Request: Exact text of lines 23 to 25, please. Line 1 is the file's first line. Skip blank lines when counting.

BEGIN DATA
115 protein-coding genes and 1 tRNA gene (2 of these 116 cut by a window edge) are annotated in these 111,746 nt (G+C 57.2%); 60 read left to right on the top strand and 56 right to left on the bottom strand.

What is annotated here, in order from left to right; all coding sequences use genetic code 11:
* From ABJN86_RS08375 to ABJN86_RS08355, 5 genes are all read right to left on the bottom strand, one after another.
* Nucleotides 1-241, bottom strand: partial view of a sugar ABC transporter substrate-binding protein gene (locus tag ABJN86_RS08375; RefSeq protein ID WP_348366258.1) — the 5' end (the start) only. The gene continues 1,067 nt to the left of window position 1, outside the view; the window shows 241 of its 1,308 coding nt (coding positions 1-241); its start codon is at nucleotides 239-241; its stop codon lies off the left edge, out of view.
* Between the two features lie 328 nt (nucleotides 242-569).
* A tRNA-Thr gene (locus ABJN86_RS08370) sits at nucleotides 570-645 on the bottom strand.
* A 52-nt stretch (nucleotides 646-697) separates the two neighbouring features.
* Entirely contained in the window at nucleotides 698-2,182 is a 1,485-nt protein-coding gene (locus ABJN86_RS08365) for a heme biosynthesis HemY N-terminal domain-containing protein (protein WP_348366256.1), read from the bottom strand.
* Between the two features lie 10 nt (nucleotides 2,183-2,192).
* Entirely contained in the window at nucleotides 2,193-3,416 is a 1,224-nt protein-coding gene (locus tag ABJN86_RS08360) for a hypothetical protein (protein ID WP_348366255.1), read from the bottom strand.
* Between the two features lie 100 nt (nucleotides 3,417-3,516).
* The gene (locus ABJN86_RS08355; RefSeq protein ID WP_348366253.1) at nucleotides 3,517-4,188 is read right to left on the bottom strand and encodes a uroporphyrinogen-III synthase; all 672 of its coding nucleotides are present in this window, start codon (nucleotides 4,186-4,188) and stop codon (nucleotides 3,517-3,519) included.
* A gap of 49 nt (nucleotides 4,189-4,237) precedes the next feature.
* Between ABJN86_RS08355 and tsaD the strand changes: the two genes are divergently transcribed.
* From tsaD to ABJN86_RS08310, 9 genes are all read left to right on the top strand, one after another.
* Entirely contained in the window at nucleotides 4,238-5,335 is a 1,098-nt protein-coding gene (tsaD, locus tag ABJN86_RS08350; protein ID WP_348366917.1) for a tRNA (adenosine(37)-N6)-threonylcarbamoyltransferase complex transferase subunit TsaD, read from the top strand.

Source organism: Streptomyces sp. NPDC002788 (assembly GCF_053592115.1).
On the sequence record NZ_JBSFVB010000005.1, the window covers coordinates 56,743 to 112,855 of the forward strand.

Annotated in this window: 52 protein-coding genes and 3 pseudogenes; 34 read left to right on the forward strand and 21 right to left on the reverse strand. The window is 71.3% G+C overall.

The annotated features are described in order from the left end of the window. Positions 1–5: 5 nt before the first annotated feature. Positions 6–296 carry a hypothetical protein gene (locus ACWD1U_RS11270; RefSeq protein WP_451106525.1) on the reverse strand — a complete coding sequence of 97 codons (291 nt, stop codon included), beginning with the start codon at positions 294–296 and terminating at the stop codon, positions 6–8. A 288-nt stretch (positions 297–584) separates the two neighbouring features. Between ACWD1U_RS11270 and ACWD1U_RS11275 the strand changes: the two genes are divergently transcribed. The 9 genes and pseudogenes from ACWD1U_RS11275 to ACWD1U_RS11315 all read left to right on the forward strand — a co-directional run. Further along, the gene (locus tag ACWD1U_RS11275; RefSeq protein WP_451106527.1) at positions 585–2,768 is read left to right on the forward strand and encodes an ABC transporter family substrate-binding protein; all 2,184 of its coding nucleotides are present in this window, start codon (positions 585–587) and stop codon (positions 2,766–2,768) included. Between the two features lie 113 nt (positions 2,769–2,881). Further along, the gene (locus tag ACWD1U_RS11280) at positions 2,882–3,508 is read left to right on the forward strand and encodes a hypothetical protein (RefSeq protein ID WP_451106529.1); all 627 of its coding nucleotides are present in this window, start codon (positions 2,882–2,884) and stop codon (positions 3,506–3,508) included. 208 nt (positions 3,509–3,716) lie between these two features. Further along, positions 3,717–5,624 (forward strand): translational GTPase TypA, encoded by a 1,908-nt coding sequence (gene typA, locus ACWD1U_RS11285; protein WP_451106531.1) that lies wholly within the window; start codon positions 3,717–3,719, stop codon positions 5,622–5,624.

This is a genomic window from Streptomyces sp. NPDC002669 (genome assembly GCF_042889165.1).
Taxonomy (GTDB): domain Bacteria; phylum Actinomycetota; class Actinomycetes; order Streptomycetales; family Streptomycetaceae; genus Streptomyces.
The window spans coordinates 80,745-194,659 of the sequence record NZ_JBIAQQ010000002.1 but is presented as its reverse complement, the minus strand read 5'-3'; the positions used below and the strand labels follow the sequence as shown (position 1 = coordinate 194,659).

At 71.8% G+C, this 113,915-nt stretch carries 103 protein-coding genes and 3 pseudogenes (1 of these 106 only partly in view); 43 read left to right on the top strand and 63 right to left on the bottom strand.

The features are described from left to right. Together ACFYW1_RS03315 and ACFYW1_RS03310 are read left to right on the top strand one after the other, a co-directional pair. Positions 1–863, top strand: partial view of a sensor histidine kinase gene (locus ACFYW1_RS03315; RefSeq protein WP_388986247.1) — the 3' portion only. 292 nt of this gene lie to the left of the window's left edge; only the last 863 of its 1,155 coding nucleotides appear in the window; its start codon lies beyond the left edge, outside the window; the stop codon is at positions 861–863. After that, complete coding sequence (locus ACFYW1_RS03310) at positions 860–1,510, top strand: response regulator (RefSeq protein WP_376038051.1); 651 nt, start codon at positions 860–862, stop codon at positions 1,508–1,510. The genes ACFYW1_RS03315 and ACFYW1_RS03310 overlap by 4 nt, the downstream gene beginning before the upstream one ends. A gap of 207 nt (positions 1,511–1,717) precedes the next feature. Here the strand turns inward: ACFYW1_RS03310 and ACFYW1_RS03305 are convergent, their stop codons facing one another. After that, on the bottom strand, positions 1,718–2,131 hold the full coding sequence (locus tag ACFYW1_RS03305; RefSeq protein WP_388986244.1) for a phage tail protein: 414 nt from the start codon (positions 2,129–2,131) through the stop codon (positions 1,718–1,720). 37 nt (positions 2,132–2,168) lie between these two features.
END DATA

The window spans coordinates 80,745-194,659 of the sequence record NZ_JBIAQQ010000002.1 but is presented as its reverse complement, the minus strand read 5'-3'; the positions used below and the strand labels follow the sequence as shown (position 1 = coordinate 194,659).

At 71.8% G+C, this 113,915-nt stretch carries 103 protein-coding genes and 3 pseudogenes (1 of these 106 only partly in view); 43 read left to right on the top strand and 63 right to left on the bottom strand.

The features are described from left to right. Together ACFYW1_RS03315 and ACFYW1_RS03310 are read left to right on the top strand one after the other, a co-directional pair. Positions 1–863, top strand: partial view of a sensor histidine kinase gene (locus ACFYW1_RS03315; RefSeq protein WP_388986247.1) — the 3' portion only. 292 nt of this gene lie to the left of the window's left edge; only the last 863 of its 1,155 coding nucleotides appear in the window; its start codon lies beyond the left edge, outside the window; the stop codon is at positions 861–863. After that, complete coding sequence (locus ACFYW1_RS03310) at positions 860–1,510, top strand: response regulator (RefSeq protein WP_376038051.1); 651 nt, start codon at positions 860–862, stop codon at positions 1,508–1,510. The genes ACFYW1_RS03315 and ACFYW1_RS03310 overlap by 4 nt, the downstream gene beginning before the upstream one ends. A gap of 207 nt (positions 1,511–1,717) precedes the next feature. Here the strand turns inward: ACFYW1_RS03310 and ACFYW1_RS03305 are convergent, their stop codons facing one another. After that, on the bottom strand, positions 1,718–2,131 hold the full coding sequence (locus tag ACFYW1_RS03305; RefSeq protein WP_388986244.1) for a phage tail protein: 414 nt from the start codon (positions 2,129–2,131) through the stop codon (positions 1,718–1,720). 37 nt (positions 2,132–2,168) lie between these two features.